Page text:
Revista mexicana de biodiversidad
versión impresa ISSN 1870-3453
BROOKS, Daniel R.. Historical biogeography in the age of complexity: expansion and integration. Rev. Mex. Biodiv. [online]. 2005, vol.76, n.1, pp. 79-94. ISSN 1870-3453.
Historical biogeography has recently experienced a significant advancement in three integrated areas. The first is the adoption of an ontology of complexity, replacing the traditional ontology of simplicity, or a priori parsimony; simple and elegant models of the biosphere are not sufficient for explaining the geographical context of the origin of species and their post-speciation movements, producing evolutionary radiations and complex multi-species biotas. The second is the development of a powerful method for producing area cladograms from complex data, especially cases of reticulated area relationships, without loss of information. That method, called Phylogenetic Analysis for Comparing trees (PACT), is described herein. The third element is the replacement of the model of maximum vicariance with the model called the Taxon Pulse hypothesis. Using PACT analysis for a data set of 33 different clades occurring in 9 different areas of endemism in Mexico, I show how taxon pulses can be detected. Finally, I show how PACT results can be used to provide a phylogenetic context for analyses of species-area relationships.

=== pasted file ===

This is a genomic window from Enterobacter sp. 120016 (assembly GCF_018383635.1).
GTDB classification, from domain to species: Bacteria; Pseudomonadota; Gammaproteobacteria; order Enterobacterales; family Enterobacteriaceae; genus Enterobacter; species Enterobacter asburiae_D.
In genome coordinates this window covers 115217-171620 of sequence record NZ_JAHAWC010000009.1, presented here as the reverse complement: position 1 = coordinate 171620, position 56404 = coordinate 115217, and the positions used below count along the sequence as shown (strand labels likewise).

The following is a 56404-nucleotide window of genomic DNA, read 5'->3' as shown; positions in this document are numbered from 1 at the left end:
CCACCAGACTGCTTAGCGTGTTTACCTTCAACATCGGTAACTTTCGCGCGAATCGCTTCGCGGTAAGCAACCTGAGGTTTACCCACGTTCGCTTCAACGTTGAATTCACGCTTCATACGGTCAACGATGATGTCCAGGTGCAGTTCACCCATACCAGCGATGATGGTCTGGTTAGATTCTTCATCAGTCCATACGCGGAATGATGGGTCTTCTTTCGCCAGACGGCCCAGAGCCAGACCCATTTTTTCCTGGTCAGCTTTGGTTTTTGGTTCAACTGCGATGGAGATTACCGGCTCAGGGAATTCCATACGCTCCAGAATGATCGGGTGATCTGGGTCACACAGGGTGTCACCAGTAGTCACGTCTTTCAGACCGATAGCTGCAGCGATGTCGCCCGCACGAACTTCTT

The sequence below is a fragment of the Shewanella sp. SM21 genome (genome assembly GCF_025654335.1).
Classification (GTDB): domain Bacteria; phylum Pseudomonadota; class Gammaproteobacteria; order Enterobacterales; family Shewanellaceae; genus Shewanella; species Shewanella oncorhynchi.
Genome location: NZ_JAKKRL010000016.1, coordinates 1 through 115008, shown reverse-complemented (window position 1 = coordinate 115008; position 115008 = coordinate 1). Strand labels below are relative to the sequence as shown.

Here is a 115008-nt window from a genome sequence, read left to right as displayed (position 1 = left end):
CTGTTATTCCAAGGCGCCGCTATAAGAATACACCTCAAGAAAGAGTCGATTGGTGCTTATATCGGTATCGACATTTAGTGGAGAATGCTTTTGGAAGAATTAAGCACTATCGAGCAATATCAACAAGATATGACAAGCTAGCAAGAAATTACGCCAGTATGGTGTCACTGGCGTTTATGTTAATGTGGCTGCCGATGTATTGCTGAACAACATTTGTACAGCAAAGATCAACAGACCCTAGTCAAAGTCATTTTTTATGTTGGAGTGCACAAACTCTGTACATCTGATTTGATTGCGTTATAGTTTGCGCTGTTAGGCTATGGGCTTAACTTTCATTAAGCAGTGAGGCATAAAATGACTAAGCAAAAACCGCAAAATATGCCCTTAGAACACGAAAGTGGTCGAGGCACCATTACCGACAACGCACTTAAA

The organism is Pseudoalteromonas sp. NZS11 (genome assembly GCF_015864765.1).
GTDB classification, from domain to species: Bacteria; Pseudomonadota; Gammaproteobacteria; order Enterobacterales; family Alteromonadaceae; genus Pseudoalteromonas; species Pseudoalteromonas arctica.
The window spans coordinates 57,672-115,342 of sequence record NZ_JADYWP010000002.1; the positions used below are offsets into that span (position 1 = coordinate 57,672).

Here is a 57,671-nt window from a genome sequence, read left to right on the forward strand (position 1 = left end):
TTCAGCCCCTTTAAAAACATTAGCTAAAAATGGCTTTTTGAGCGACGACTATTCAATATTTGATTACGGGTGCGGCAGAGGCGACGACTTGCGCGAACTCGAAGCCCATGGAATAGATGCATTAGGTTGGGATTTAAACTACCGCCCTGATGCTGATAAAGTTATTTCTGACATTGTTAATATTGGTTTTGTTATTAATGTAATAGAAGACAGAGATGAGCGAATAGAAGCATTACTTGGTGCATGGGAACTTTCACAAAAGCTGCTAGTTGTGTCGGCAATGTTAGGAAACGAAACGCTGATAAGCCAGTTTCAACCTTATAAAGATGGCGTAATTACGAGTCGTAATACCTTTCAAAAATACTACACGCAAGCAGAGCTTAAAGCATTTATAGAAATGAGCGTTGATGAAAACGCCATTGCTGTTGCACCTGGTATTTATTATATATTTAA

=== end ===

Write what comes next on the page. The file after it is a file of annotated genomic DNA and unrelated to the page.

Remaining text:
Palabras llave : Phylogenetic analysis for comparing trees; PACT; taxon pulse hypothesis; areas of endemism; Mexico.